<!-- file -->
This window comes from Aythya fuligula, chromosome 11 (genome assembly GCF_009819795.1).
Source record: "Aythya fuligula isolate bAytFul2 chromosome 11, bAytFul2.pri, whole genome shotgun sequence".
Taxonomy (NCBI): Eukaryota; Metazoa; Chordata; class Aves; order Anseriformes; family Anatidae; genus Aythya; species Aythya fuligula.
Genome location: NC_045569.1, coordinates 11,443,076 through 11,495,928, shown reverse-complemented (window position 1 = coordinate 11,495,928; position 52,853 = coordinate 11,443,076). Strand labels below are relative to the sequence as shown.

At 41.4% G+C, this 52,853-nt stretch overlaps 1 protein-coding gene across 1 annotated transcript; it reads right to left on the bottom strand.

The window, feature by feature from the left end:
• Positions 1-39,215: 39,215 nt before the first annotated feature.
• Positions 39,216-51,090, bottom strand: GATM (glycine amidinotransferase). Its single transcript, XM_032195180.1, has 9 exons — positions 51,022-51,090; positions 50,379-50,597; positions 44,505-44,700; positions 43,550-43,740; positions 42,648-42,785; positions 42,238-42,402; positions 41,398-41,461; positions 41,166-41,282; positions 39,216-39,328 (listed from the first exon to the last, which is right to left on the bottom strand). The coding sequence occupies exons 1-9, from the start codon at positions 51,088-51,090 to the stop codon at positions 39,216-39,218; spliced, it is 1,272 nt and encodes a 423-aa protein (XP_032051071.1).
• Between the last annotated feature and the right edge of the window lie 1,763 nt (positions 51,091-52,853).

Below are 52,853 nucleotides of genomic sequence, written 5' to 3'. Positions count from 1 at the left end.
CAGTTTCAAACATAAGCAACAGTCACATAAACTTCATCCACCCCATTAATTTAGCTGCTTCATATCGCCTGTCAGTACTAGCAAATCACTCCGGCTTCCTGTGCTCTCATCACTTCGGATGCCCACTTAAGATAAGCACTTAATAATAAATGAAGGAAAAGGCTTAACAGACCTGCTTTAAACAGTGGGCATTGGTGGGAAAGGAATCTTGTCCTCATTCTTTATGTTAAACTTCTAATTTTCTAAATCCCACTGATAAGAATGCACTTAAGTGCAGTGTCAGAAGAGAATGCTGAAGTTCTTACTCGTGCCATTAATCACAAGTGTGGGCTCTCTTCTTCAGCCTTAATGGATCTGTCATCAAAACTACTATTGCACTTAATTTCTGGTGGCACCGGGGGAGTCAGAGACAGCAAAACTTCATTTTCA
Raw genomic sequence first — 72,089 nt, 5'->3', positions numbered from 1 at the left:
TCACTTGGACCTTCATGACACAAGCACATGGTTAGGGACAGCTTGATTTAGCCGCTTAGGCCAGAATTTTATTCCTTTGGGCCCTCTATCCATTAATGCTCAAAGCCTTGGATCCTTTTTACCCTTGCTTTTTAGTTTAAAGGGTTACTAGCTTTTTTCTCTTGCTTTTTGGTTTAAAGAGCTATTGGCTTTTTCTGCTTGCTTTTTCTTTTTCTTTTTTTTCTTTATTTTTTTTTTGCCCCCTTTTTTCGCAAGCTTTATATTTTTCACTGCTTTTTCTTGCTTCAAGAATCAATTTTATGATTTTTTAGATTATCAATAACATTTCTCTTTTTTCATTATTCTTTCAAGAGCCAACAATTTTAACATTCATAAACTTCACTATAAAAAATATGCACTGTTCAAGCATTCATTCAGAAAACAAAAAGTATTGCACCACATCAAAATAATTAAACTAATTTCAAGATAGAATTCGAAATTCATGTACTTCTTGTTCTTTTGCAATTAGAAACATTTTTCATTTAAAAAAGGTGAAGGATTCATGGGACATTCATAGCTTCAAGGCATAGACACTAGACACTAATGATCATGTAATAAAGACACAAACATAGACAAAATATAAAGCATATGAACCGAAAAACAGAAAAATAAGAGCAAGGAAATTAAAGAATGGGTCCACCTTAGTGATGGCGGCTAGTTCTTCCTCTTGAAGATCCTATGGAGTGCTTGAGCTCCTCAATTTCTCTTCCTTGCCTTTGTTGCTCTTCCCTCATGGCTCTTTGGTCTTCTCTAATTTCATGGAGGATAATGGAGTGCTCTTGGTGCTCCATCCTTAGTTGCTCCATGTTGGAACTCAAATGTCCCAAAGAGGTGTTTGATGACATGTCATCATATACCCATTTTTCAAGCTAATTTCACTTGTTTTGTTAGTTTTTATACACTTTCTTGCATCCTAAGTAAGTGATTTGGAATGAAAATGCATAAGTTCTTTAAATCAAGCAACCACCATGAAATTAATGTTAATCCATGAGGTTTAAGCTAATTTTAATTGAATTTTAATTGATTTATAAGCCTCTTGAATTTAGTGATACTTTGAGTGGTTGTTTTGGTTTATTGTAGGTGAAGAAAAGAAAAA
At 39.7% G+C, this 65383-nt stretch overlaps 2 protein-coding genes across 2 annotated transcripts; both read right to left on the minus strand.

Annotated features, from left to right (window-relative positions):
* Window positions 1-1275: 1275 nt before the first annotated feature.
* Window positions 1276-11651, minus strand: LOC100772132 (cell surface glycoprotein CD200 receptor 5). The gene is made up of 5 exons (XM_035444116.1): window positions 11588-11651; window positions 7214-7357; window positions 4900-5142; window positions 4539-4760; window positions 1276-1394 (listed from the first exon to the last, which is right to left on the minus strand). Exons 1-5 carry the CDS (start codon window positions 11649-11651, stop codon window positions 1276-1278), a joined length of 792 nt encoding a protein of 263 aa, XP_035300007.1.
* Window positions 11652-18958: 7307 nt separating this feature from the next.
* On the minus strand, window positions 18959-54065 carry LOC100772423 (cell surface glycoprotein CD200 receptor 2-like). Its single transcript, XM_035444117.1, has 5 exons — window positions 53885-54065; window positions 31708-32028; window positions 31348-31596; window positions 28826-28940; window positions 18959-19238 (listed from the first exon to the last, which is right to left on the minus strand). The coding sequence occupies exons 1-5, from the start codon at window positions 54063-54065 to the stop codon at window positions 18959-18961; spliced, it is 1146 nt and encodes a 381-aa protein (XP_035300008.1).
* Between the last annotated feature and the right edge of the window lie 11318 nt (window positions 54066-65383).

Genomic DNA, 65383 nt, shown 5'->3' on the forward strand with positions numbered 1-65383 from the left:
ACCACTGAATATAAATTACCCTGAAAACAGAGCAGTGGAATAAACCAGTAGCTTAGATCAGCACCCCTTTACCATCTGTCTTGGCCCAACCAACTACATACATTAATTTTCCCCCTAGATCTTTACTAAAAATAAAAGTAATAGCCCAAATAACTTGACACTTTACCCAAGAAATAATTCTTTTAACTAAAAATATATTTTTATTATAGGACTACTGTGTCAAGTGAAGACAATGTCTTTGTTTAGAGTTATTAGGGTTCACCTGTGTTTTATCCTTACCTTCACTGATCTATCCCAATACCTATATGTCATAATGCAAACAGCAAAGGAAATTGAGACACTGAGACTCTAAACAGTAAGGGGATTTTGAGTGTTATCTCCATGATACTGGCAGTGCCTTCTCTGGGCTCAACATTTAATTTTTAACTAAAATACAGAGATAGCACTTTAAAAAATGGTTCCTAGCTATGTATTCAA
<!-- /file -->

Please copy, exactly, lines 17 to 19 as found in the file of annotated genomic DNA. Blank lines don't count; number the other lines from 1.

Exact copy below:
* Window positions 1276-11651, minus strand: LOC100772132 (cell surface glycoprotein CD200 receptor 5). The gene is made up of 5 exons (XM_035444116.1): window positions 11588-11651; window positions 7214-7357; window positions 4900-5142; window positions 4539-4760; window positions 1276-1394 (listed from the first exon to the last, which is right to left on the minus strand). Exons 1-5 carry the CDS (start codon window positions 11649-11651, stop codon window positions 1276-1278), a joined length of 792 nt encoding a protein of 263 aa, XP_035300007.1.
* Window positions 11652-18958: 7307 nt separating this feature from the next.
* On the minus strand, window positions 18959-54065 carry LOC100772423 (cell surface glycoprotein CD200 receptor 2-like). Its single transcript, XM_035444117.1, has 5 exons — window positions 53885-54065; window positions 31708-32028; window positions 31348-31596; window positions 28826-28940; window positions 18959-19238 (listed from the first exon to the last, which is right to left on the minus strand). The coding sequence occupies exons 1-5, from the start codon at window positions 54063-54065 to the stop codon at window positions 18959-18961; spliced, it is 1146 nt and encodes a 381-aa protein (XP_035300008.1).